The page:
Apollo 14 astronaut crew, including Moonwalkers Alan B. Shepard Jr., mission commander (first) and Edgar D. Mitchell, lunar module pilot (last), and Stuart A. Roosa, command module pilot (middle) walk out to the astrovan bringing them to the launch pad at NASA's Kennedy Space Center.    Credit: Julian Leek

NASA astronaut Edgar Mitchell, the 6th man to walk on the Moon, passed away on Thursday, Feb. 4, on the eve of the 45th anniversary of his Apollo 14 mission lunar landing.Mitchell passed away in West Palm Beach, Fla., just 1 day prior to the 45th anniversary of the Feb. 5, 1971 landing of Apollo 14’s Lunar Module “Antares.” Mitchell was accompanied by Apollo 14 commander Alan Shephard, Jr., the first American in space, for the descent to the Moon’s surface inside “Antares.”Meanwhile the third Apollo 14 crewmember command module pilot Stuart A. Roosa, flew solo in orbit around the moon while remaining inside the Command and Service Module “Kitty Hawk” during the lunar landing trek by his two crewmates.Shephard and Mitchell safely touched down in the Fra Mauro highlands on Feb. 5, 1971 and spent a record 33 hours on the Moon. “It’s the 45th Anniv of the #Apollo14 landing on the moon & yesterday we lost another Lunar Pioneer Edgar Mitchell,” tweeted Buzz Aldrin, the second man to walk on the Moon along with humanities first moon walker Neil Armstrong, during the Apollo 11 mission in 1969.Apollo 14 marked NASA’s third successful lunar landing mission, following the ill fated Apollo 13 mission, which abandoned its originally planned third moon landing flight after a sudden in flight emergency and explosion in the service module on the way to the Moon.Apollo 14 launched on Jan. 31, 1971 from launch pad 39A at the Kennedy Space Center.Altogether only 12 humans, all American’s, have walked on the Moon during a total of six NASA lunar landing missions in the 1960s and 1970s. No human has visited the Moon since the Apollo 17 lunar landing in 1972.”On behalf of the entire NASA family, I would like to express my condolences to —> Read More

N. Korea launches space rocket in defiance of sanctions threats

Seoul (AFP) Feb 7, 2016

North Korea launched a long-range rocket on Sunday, violating UN resolutions and doubling down against an international community already determined to punish Pyongyang for a nuclear test last month.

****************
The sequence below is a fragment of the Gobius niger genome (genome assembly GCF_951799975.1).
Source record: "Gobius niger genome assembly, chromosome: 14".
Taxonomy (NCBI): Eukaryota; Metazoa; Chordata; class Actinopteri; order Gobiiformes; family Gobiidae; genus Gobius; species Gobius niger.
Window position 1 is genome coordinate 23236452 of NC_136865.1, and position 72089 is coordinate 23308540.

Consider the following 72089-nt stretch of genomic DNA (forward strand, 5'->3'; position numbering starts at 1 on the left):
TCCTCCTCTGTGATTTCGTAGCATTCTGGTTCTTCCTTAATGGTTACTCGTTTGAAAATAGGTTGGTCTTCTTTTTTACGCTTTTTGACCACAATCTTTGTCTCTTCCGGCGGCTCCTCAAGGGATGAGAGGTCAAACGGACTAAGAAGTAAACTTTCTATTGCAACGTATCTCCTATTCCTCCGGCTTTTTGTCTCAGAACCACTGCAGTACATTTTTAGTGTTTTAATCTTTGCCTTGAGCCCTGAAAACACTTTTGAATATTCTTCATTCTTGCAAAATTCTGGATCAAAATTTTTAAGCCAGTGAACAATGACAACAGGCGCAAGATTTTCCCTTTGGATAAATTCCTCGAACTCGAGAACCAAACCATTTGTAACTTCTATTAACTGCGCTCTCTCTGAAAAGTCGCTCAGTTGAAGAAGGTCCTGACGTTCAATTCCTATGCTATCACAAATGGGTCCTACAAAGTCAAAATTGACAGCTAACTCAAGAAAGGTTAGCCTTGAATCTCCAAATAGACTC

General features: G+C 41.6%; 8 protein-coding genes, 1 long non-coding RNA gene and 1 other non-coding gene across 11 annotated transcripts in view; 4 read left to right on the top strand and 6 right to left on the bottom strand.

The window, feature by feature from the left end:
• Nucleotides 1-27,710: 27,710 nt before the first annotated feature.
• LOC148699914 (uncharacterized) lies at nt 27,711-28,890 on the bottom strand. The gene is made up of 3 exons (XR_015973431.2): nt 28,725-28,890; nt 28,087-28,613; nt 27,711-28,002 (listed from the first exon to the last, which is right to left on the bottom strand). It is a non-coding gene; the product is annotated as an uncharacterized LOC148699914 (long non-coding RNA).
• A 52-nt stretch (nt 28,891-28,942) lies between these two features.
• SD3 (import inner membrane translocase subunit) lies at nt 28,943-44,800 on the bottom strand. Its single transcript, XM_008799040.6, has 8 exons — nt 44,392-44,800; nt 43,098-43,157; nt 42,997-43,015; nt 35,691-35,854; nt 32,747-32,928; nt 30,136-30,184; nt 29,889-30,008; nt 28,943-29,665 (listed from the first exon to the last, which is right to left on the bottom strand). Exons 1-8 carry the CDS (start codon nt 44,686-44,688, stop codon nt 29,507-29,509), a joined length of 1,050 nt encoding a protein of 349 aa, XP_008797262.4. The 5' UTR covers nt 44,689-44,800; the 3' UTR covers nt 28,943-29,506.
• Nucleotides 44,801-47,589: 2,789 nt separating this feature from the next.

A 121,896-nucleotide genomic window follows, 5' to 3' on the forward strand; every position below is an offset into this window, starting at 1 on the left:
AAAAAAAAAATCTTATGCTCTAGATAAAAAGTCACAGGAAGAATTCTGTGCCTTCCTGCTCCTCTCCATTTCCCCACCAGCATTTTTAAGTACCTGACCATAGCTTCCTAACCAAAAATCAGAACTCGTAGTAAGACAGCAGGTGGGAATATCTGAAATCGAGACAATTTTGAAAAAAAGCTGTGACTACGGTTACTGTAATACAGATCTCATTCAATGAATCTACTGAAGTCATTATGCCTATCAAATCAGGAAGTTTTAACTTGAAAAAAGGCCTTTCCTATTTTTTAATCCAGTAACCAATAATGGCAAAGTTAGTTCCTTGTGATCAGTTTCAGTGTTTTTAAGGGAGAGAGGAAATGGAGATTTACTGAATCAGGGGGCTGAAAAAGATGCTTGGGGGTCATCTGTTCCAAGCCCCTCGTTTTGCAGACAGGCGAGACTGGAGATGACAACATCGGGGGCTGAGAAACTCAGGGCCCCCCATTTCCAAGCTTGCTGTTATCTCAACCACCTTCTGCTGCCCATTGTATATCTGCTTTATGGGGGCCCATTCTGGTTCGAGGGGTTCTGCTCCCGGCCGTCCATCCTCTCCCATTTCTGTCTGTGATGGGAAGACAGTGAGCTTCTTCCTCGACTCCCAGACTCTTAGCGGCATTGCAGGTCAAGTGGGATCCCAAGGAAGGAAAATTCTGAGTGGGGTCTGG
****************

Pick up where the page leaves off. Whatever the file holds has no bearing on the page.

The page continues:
North Korea had labelled the launch part of a purely scientific space programme, but most of the world viewed it as a disguised ballistic missile test and the nuclear-armed state’s latest step t —> Read More

The forgotten moon landing that paved the way for today’s space adventures

Birmingham UK (SPX) Feb 07, 2016

Crashing into a planet is seldom a good idea. If you’re trying to travel to another world, you’re likely to land at tens of kilometres per second unless you do something serious to slow down. When Neil Armstrong famously became the first man on the moon in 1969, he piloted a lunar module onto the surface using thrusters that slowed the craft’s descent.

But far less remembered is that the S —> Read More

Millisecond pulsars are likely to account for dark matter signal in galactic centre

Amsterdam, Netherlands (SPX) Feb 07, 2016

The puzzling excess of gamma rays from the centre of the Milky Way probably originate from rapidly rotating neutron stars, or millisecond pulsars, and not from dark matter annihilation, as previously claimed. This is the conclusion of new data analyses by two independent research teams from the University of Amsterdam (UvA) and Princeton University/Massachusetts Institute of Technology. The rese —> Read More

Dawn now circling Ceres in its final orbit

Pasadena CA (JPL) Feb 07, 2016

A veteran interplanetary traveler is writing the closing chapter in its long and storied expedition. In its final orbit, where it will remain even beyond the end of its mission, at its lowest altitude, Dawn is circling dwarf planet Ceres, gathering an album of spellbinding pictures and other data to reveal the nature of this mysterious world of rock and ice.

Ceres turns on its axis in a li —> Read More

1 2 3 5,400